United Kingdom parliament inflicts fresh defeat on PM May over Brexit

Minnie Murray
January 11, 2019

Rebellious Conservative MPs teamed up with opposition party Labour on Wednesday to vote for a motion created to prevent the government delaying key decisions on Brexit.

The blow to the Prime Minister came less than a day after Conservative rebels defied the orders of their party to push through an amendment created to frustrate a no-deal Brexit.

"If we were, as a political class, not to deliver Brexit that would be a fundamental breach of trust between the people and the politicians and I think that would be something that we would regret for many, many generations", Hunt told BBC Radio 4's Today programme.

'I realise there are a few of my colleagues who believe that if the government's deal is rejected we should simply do nothing and leave the European Union on March 29 with no deal at all and with all, to my mind, the calamitous consequences that would follow on from it, ' he told the BBC.

A potentially damaging no-deal exit is the default scenario if May's deal is rejected, with the UK's central bank warning that Britain's gross domestic product (GDP) could shrink by up to eight percent in such a scenario.

May insists Britain will leave the European Union in March whatever happens, but there is growing talk of delaying the two-year Article 50 exit process to give her some breathing space to get her deal agreed.

Rather than warming to Mrs May's deal since then, MPs have tried to wrest control of Brexit from the Government and put it in the hands of Parliament.

The Labour leader said he would "keep all options on the table" if a general election can't be secured, "but an election must be the priority".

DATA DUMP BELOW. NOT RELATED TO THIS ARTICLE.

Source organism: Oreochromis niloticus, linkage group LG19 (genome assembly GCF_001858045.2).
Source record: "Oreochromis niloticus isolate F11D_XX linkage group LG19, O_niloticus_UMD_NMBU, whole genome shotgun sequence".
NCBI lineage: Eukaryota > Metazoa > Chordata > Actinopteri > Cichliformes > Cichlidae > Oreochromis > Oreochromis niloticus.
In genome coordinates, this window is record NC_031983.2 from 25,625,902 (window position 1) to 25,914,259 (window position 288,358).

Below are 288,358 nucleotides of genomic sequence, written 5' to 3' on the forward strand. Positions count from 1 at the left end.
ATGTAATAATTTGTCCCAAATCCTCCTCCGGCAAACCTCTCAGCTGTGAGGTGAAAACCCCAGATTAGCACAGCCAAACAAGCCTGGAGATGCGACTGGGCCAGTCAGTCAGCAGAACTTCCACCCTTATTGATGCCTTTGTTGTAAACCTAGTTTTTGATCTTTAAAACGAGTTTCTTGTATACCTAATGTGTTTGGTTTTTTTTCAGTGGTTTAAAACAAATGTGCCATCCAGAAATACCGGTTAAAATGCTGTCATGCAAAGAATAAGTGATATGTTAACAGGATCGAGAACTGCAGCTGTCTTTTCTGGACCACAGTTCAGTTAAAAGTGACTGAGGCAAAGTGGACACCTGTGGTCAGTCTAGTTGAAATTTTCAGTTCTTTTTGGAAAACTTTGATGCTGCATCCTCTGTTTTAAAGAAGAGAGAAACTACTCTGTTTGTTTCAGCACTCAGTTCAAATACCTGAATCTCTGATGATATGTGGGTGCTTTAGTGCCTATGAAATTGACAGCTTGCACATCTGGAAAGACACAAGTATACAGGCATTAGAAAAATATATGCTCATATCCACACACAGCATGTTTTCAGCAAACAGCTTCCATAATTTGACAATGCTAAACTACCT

Aiming to capitalise on her weakness, opposition Labour leader Jeremy Corbyn on Thursday made a Brexit speech in Wakefield, northern England, in which he called for a general election to resolve the deadlock.

With time running out for the Prime Minister to shore up support for her controversial exit plan, Government sources told the Press Association that supporting an opposition bid to enshrine European Union standards was being considered.

Pro-EU Conservative lawmaker Dominic Grieve, who proposed the measure, said it was meant to speed up decisions, to help avoid a no-deal Brexit and "the calamitous consequences that would follow on from it".

Leading figures in the People's Vote campaign have said it will be up to Parliament to decide what the question is if there is another referendum.

Simon Usherwood, a reader in politics at the University of Surrey and deputy director of the United Kingdom in a Changing Europe group, told Al Jazeera that Wednesday's events demonstrated the "degree to which the government is not in control of the Commons".

"We are doing everything we can to win the meaningful vote that happens on Tuesday", the spokesman said.

"So I ran two surveys on Brexit".

Brexit-backing Tories accused Mr Bercow of flouting Commons procedures by allowing a vote on the proposal, tabled by former attorney general Dominic Grieve.

Brexit Secretary Stephen Barclay, opening up the debate, laid out concessions being put forward by the government to address the issue of the backstop.

Critics of the backstop argue it could tie the United Kingdom into the EU's orbit indefinitely. She claimed that having listened to concerns from MPs, she would seek the necessary changes in order to get her Brexit plan through Parliament. "An extension would be a possibility because clearly there would have to be time to negotiate".

"The amendment doesn't affect the normal operations of the Treasury. but it does make it harder for the government to drift into no deal without parliament being able to direct it", Yvette Cooper, the MP who introduced the amendment, told the Guardian.

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